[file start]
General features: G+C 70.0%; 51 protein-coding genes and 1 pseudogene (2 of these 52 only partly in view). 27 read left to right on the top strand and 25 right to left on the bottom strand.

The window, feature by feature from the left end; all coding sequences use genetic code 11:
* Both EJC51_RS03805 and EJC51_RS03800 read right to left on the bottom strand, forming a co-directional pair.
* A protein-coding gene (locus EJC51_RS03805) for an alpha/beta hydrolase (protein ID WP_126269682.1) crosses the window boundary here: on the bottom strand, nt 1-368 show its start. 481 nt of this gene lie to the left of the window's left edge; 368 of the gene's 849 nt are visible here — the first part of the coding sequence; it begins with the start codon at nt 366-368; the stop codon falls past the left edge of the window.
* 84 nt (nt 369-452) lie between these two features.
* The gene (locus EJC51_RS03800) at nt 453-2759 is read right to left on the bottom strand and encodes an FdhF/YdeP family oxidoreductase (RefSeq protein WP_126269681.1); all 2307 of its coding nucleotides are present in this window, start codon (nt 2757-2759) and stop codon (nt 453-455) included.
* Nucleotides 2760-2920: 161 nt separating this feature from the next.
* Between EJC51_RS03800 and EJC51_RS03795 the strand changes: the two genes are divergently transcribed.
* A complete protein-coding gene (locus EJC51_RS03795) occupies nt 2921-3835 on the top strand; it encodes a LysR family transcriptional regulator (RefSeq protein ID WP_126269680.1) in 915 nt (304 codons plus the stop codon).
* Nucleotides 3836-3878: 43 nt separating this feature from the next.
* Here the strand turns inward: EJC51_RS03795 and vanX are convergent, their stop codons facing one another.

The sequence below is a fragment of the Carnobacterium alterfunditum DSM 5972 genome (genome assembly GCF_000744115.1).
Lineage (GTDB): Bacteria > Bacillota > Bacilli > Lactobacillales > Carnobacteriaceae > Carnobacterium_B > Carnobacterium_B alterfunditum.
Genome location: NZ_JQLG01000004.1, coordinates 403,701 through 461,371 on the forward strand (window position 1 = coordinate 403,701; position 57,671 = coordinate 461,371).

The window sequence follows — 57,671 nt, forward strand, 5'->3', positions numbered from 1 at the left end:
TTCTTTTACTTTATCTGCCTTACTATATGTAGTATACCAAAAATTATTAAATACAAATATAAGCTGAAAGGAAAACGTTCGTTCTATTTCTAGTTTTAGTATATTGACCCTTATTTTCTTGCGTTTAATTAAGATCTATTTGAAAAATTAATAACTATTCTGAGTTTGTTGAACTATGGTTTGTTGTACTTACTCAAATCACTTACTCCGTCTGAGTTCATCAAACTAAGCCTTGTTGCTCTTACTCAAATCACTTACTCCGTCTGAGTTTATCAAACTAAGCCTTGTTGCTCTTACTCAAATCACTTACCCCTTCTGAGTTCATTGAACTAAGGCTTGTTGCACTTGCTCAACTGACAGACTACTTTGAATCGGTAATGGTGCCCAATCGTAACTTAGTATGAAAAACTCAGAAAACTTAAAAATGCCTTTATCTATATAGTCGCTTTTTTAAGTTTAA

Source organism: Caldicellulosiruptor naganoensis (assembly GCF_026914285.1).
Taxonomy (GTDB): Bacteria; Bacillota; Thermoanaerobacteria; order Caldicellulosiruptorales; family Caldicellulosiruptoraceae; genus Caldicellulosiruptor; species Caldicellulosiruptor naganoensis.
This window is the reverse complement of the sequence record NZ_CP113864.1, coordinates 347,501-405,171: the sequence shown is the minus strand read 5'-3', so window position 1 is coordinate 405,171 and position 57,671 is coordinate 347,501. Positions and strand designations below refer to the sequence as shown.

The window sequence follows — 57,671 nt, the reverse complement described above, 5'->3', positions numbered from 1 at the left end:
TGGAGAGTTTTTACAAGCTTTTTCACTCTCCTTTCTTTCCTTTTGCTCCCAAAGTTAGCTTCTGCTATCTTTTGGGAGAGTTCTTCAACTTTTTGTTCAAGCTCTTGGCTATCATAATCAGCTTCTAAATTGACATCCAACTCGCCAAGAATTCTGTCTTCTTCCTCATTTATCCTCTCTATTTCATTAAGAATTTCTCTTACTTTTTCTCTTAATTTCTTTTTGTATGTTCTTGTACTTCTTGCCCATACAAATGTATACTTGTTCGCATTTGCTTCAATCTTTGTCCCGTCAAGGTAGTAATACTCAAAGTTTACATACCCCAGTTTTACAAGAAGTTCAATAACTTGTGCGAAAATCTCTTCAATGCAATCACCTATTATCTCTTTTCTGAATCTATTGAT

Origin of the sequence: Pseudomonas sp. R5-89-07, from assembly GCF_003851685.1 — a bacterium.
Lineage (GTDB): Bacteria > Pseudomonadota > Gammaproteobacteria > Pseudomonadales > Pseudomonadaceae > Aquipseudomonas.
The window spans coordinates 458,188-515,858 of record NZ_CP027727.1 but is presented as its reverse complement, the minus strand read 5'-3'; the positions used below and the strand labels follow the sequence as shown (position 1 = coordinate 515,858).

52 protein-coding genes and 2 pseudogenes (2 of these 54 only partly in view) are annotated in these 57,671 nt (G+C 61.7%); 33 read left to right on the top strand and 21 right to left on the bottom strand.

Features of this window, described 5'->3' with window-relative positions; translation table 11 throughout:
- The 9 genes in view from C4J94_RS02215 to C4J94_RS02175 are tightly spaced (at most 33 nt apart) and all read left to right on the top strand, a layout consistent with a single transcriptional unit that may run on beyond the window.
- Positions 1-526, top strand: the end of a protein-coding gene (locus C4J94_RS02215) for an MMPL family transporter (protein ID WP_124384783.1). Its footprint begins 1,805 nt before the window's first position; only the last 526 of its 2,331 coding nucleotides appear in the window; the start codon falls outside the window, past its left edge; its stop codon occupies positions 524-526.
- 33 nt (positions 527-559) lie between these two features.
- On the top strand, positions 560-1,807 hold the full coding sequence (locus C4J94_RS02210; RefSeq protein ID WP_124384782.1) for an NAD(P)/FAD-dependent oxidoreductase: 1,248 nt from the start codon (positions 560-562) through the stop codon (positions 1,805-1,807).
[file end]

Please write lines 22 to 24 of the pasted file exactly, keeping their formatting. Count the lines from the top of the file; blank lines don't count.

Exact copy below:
Origin of the sequence: Pseudomonas sp. R5-89-07, from assembly GCF_003851685.1 — a bacterium.
Lineage (GTDB): Bacteria > Pseudomonadota > Gammaproteobacteria > Pseudomonadales > Pseudomonadaceae > Aquipseudomonas.
The window spans coordinates 458,188-515,858 of record NZ_CP027727.1 but is presented as its reverse complement, the minus strand read 5'-3'; the positions used below and the strand labels follow the sequence as shown (position 1 = coordinate 515,858).